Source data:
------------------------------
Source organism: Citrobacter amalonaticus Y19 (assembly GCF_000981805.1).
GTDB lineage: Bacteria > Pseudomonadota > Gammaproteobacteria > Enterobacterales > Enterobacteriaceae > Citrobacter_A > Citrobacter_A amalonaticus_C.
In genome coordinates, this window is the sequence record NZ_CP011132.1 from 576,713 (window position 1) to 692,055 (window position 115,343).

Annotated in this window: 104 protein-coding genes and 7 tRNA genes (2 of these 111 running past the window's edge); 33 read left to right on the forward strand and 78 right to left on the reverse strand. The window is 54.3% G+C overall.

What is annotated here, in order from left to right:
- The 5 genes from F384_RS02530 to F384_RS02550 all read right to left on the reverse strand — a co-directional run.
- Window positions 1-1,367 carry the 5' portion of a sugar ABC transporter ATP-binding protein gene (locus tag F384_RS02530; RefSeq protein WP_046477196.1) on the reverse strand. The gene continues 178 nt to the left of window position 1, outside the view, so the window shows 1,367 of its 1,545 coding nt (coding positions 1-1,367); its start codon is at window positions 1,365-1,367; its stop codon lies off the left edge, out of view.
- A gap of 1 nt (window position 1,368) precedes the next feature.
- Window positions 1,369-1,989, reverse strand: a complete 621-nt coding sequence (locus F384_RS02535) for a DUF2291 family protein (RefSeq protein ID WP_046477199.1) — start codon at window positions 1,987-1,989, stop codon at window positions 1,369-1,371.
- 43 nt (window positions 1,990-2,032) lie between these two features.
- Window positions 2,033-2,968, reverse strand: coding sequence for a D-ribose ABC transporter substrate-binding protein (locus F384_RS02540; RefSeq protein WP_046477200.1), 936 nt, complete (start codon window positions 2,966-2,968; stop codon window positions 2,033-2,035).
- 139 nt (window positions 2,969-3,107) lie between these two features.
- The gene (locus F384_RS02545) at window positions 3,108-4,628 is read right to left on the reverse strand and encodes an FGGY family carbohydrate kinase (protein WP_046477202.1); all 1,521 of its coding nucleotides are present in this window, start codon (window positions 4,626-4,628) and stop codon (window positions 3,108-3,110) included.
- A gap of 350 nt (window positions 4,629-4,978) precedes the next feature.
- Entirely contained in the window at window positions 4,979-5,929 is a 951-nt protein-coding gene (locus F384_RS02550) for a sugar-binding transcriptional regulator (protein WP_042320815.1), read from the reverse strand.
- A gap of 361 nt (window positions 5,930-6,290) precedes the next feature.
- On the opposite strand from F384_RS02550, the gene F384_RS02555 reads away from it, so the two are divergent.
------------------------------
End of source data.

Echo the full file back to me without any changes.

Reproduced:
Source organism: Citrobacter amalonaticus Y19 (assembly GCF_000981805.1).
GTDB lineage: Bacteria > Pseudomonadota > Gammaproteobacteria > Enterobacterales > Enterobacteriaceae > Citrobacter_A > Citrobacter_A amalonaticus_C.
In genome coordinates, this window is the sequence record NZ_CP011132.1 from 576,713 (window position 1) to 692,055 (window position 115,343).

Annotated in this window: 104 protein-coding genes and 7 tRNA genes (2 of these 111 running past the window's edge); 33 read left to right on the forward strand and 78 right to left on the reverse strand. The window is 54.3% G+C overall.

What is annotated here, in order from left to right:
- The 5 genes from F384_RS02530 to F384_RS02550 all read right to left on the reverse strand — a co-directional run.
- Window positions 1-1,367 carry the 5' portion of a sugar ABC transporter ATP-binding protein gene (locus tag F384_RS02530; RefSeq protein WP_046477196.1) on the reverse strand. The gene continues 178 nt to the left of window position 1, outside the view, so the window shows 1,367 of its 1,545 coding nt (coding positions 1-1,367); its start codon is at window positions 1,365-1,367; its stop codon lies off the left edge, out of view.
- A gap of 1 nt (window position 1,368) precedes the next feature.
- Window positions 1,369-1,989, reverse strand: a complete 621-nt coding sequence (locus F384_RS02535) for a DUF2291 family protein (RefSeq protein ID WP_046477199.1) — start codon at window positions 1,987-1,989, stop codon at window positions 1,369-1,371.
- 43 nt (window positions 1,990-2,032) lie between these two features.
- Window positions 2,033-2,968, reverse strand: coding sequence for a D-ribose ABC transporter substrate-binding protein (locus F384_RS02540; RefSeq protein WP_046477200.1), 936 nt, complete (start codon window positions 2,966-2,968; stop codon window positions 2,033-2,035).
- 139 nt (window positions 2,969-3,107) lie between these two features.
- The gene (locus F384_RS02545) at window positions 3,108-4,628 is read right to left on the reverse strand and encodes an FGGY family carbohydrate kinase (protein WP_046477202.1); all 1,521 of its coding nucleotides are present in this window, start codon (window positions 4,626-4,628) and stop codon (window positions 3,108-3,110) included.
- A gap of 350 nt (window positions 4,629-4,978) precedes the next feature.
- Entirely contained in the window at window positions 4,979-5,929 is a 951-nt protein-coding gene (locus F384_RS02550) for a sugar-binding transcriptional regulator (protein WP_042320815.1), read from the reverse strand.
- A gap of 361 nt (window positions 5,930-6,290) precedes the next feature.
- On the opposite strand from F384_RS02550, the gene F384_RS02555 reads away from it, so the two are divergent.